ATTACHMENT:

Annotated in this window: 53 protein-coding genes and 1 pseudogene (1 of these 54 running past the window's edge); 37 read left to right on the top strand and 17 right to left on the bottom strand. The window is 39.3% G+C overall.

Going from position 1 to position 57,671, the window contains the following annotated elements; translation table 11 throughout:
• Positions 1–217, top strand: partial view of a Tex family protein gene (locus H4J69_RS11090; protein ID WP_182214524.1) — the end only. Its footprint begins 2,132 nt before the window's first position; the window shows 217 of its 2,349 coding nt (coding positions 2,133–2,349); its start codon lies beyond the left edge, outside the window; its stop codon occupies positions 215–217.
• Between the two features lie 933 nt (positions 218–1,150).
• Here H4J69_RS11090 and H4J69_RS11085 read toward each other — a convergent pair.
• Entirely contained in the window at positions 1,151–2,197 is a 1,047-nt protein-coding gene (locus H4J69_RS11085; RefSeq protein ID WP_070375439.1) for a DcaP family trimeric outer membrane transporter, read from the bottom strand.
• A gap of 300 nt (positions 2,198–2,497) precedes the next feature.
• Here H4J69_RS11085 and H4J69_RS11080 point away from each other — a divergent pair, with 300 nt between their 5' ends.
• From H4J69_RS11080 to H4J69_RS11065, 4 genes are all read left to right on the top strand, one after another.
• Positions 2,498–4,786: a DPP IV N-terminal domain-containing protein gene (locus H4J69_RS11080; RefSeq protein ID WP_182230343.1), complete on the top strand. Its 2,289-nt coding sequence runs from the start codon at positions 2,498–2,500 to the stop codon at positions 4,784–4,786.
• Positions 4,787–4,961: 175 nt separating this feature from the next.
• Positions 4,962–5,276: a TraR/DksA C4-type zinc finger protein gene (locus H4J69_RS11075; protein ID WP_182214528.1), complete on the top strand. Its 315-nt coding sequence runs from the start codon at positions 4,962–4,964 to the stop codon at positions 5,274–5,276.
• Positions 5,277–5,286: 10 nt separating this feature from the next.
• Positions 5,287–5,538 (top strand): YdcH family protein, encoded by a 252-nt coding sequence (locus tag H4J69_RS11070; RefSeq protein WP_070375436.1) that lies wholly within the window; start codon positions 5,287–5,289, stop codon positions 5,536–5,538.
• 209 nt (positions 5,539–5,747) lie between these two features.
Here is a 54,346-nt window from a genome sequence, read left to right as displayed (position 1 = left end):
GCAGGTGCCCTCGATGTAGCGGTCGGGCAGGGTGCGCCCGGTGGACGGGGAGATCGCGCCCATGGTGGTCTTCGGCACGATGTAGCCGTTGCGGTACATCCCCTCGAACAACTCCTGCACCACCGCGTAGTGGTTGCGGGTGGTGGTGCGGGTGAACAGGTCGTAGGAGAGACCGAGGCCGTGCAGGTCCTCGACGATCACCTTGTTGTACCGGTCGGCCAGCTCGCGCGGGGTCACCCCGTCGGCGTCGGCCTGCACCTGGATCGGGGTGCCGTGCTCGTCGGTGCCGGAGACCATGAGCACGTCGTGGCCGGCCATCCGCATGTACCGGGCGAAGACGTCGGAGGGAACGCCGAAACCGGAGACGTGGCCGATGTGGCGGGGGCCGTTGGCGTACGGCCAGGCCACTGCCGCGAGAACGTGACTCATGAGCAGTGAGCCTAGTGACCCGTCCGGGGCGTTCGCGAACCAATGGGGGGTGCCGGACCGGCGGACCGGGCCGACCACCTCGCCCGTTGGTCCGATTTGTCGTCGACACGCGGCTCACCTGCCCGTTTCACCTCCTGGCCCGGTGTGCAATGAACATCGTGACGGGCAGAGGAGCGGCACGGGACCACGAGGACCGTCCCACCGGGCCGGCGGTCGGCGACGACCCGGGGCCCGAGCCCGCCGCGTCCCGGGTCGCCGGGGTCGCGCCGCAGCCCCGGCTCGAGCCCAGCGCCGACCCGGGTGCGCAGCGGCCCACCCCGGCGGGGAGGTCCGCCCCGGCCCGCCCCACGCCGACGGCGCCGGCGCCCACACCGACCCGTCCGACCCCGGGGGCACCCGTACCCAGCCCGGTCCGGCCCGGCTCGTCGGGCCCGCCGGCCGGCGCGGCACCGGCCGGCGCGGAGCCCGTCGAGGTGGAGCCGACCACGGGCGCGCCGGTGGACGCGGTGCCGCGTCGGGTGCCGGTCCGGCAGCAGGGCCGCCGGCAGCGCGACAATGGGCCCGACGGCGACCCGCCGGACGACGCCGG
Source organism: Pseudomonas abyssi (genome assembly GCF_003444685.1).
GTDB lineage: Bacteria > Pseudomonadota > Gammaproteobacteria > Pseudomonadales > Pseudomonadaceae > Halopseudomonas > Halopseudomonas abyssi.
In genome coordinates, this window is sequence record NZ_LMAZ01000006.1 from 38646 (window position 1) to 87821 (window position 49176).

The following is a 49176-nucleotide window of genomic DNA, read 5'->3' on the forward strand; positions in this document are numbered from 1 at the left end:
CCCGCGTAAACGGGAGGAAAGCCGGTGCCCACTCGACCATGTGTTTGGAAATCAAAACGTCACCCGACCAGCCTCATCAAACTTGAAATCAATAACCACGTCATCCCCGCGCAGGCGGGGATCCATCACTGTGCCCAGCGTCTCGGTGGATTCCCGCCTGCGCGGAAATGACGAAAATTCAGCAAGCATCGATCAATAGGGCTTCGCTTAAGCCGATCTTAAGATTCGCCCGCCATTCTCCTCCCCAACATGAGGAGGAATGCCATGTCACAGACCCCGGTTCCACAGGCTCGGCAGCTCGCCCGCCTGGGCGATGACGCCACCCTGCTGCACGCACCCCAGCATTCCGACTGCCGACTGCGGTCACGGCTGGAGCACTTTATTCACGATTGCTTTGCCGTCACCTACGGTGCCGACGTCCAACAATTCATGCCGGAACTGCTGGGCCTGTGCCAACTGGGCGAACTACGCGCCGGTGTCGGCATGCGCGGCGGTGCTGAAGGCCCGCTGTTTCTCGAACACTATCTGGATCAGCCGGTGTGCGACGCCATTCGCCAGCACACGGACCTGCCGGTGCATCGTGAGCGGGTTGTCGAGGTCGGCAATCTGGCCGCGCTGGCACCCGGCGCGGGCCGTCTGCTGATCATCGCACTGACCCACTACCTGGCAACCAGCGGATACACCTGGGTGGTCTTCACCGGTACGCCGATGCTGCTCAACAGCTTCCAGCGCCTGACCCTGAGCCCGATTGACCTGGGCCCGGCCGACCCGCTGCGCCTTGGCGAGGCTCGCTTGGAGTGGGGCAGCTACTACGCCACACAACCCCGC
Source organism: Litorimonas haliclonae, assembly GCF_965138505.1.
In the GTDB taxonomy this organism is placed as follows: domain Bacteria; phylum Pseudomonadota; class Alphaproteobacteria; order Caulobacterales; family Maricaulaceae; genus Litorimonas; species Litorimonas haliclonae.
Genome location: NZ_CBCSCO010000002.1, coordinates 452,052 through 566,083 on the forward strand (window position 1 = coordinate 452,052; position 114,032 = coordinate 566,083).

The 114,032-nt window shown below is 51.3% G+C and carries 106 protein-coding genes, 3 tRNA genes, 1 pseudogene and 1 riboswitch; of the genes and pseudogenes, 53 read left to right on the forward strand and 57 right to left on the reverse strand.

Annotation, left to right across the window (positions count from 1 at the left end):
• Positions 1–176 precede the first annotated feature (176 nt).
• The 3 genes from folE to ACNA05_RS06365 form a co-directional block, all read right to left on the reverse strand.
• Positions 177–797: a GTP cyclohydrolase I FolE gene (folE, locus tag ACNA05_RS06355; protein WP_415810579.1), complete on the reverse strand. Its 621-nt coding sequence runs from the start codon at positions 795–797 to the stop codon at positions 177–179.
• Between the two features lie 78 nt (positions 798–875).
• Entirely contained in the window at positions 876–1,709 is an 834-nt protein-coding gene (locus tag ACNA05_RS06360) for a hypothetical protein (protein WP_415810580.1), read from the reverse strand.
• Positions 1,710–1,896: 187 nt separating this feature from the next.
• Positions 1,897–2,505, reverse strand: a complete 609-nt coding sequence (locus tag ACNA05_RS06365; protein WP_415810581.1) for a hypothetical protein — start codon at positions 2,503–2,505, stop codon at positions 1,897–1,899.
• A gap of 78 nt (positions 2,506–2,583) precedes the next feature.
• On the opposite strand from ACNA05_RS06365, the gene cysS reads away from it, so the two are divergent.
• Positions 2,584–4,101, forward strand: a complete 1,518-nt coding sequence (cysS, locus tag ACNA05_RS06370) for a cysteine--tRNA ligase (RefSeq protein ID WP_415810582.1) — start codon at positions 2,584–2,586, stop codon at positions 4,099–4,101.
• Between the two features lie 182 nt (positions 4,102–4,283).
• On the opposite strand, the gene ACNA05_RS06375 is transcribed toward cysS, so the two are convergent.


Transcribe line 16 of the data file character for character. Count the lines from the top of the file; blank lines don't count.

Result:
Here is a 54,346-nt window from a genome sequence, read left to right as displayed (position 1 = left end):